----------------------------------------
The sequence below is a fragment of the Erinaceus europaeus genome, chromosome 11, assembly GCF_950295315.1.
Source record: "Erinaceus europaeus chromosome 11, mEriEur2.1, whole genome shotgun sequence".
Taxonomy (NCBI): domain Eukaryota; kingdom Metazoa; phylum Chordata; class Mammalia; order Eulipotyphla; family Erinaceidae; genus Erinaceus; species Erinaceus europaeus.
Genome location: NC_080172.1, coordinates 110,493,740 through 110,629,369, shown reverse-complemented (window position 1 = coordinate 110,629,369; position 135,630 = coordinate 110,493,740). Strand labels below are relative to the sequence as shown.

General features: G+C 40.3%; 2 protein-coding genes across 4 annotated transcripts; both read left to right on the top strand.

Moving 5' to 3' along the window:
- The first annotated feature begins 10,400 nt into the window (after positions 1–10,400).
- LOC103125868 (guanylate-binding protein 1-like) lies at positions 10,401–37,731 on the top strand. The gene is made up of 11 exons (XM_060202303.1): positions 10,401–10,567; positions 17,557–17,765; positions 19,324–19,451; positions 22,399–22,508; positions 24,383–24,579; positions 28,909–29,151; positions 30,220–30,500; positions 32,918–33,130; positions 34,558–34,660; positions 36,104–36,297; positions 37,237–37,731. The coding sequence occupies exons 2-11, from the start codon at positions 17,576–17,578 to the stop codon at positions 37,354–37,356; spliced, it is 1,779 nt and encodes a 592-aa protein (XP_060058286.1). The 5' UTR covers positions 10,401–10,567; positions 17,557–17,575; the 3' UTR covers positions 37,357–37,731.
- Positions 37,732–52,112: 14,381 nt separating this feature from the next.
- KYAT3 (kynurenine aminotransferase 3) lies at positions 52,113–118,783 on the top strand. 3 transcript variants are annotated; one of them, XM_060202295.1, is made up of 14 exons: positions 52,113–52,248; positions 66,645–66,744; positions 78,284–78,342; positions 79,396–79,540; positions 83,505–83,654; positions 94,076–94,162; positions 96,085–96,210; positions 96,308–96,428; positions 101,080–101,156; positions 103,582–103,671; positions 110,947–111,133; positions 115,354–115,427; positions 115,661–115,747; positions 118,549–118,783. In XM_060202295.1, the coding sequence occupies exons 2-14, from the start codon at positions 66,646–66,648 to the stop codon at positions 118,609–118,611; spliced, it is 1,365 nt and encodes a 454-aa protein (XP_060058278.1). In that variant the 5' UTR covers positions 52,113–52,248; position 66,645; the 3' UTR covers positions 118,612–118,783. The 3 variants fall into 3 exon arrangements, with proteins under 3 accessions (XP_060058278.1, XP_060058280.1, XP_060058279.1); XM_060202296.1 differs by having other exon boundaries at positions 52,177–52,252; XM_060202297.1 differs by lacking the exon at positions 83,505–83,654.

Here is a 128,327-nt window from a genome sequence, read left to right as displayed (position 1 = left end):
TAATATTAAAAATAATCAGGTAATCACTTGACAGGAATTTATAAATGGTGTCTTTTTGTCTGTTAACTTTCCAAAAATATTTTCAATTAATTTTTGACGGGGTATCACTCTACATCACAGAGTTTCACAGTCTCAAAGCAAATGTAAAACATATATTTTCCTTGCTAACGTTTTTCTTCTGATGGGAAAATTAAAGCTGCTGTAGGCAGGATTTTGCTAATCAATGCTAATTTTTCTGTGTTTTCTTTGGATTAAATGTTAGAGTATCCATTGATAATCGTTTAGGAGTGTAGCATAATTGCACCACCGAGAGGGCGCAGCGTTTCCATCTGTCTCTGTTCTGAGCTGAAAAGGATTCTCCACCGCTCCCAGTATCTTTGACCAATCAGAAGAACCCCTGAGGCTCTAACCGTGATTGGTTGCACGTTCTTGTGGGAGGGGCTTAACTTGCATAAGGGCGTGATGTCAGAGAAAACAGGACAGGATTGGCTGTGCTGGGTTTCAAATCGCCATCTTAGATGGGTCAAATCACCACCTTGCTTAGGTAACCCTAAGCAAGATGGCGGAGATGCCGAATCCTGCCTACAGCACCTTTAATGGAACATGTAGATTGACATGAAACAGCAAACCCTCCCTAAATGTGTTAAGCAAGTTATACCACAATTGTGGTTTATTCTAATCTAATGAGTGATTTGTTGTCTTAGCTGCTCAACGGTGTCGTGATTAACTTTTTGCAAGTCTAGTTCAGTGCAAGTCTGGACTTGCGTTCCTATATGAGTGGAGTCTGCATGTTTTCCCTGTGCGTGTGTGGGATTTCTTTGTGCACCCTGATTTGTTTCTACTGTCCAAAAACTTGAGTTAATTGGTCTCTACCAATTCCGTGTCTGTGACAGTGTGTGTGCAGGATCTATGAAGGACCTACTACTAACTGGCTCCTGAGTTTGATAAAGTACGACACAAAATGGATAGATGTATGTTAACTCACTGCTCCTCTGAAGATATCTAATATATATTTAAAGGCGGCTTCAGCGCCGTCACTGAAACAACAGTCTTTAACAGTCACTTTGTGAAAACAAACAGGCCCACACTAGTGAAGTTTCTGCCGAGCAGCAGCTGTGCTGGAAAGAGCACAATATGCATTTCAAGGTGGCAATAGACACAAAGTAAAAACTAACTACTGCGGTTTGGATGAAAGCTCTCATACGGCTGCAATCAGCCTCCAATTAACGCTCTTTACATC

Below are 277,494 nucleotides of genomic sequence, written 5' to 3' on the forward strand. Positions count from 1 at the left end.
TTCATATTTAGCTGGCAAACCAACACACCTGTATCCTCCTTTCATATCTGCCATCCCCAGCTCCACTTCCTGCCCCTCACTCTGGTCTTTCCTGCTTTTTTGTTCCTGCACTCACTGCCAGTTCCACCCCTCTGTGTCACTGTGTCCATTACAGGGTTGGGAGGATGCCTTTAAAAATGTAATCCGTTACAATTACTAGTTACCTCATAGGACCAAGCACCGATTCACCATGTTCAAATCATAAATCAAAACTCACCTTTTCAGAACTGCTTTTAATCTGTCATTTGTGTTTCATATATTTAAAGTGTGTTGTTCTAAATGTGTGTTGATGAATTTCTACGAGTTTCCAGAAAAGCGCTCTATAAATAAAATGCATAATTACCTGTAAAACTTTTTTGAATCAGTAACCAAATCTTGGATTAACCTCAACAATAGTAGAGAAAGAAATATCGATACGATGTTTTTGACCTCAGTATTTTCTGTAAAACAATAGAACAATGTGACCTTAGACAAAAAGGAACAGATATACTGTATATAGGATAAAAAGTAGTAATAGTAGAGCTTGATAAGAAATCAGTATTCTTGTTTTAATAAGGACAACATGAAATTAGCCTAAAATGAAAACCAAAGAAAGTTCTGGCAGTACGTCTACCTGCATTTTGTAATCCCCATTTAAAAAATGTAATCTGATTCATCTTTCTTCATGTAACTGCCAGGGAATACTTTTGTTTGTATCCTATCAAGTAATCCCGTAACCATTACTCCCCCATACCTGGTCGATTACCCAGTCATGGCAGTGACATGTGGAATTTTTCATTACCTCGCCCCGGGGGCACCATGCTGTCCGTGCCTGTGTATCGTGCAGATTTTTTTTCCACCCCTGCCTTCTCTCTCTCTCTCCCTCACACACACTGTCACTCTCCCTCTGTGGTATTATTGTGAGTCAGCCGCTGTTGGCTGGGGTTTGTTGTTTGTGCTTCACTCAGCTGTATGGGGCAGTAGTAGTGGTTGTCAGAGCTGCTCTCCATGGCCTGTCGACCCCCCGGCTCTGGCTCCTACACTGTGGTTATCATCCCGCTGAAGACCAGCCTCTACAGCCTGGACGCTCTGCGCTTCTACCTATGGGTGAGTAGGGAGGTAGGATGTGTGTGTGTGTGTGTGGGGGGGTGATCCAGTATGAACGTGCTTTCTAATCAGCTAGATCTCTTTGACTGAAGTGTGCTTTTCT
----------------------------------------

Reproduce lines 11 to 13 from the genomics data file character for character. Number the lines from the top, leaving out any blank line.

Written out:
Here is a 128,327-nt window from a genome sequence, read left to right as displayed (position 1 = left end):
TAATATTAAAAATAATCAGGTAATCACTTGACAGGAATTTATAAATGGTGTCTTTTTGTCTGTTAACTTTCCAAAAATATTTTCAATTAATTTTTGACGGGGTATCACTCTACATCACAGAGTTTCACAGTCTCAAAGCAAATGTAAAACATATATTTTCCTTGCTAACGTTTTTCTTCTGATGGGAAAATTAAAGCTGCTGTAGGCAGGATTTTGCTAATCAATGCTAATTTTTCTGTGTTTTCTTTGGATTAAATGTTAGAGTATCCATTGATAATCGTTTAGGAGTGTAGCATAATTGCACCACCGAGAGGGCGCAGCGTTTCCATCTGTCTCTGTTCTGAGCTGAAAAGGATTCTCCACCGCTCCCAGTATCTTTGACCAATCAGAAGAACCCCTGAGGCTCTAACCGTGATTGGTTGCACGTTCTTGTGGGAGGGGCTTAACTTGCATAAGGGCGTGATGTCAGAGAAAACAGGACAGGATTGGCTGTGCTGGGTTTCAAATCGCCATCTTAGATGGGTCAAATCACCACCTTGCTTAGGTAACCCTAAGCAAGATGGCGGAGATGCCGAATCCTGCCTACAGCACCTTTAATGGAACATGTAGATTGACATGAAACAGCAAACCCTCCCTAAATGTGTTAAGCAAGTTATACCACAATTGTGGTTTATTCTAATCTAATGAGTGATTTGTTGTCTTAGCTGCTCAACGGTGTCGTGATTAACTTTTTGCAAGTCTAGTTCAGTGCAAGTCTGGACTTGCGTTCCTATATGAGTGGAGTCTGCATGTTTTCCCTGTGCGTGTGTGGGATTTCTTTGTGCACCCTGATTTGTTTCTACTGTCCAAAAACTTGAGTTAATTGGTCTCTACCAATTCCGTGTCTGTGACAGTGTGTGTGCAGGATCTATGAAGGACCTACTACTAACTGGCTCCTGAGTTTGATAAAGTACGACACAAAATGGATAGATGTATGTTAACTCACTGCTCCTCTGAAGATATCTAATATATATTTAAAGGCGGCTTCAGCGCCGTCACTGAAACAACAGTCTTTAACAGTCACTTTGTGAAAACAAACAGGCCCACACTAGTGAAGTTTCTGCCGAGCAGCAGCTGTGCTGGAAAGAGCACAATATGCATTTCAAGGTGGCAATAGACACAAAGTAAAAACTAACTACTGCGGTTTGGATGAAAGCTCTCATACGGCTGCAATCAGCCTCCAATTAACGCTCTTTACATC

Below are 277,494 nucleotides of genomic sequence, written 5' to 3' on the forward strand. Positions count from 1 at the left end.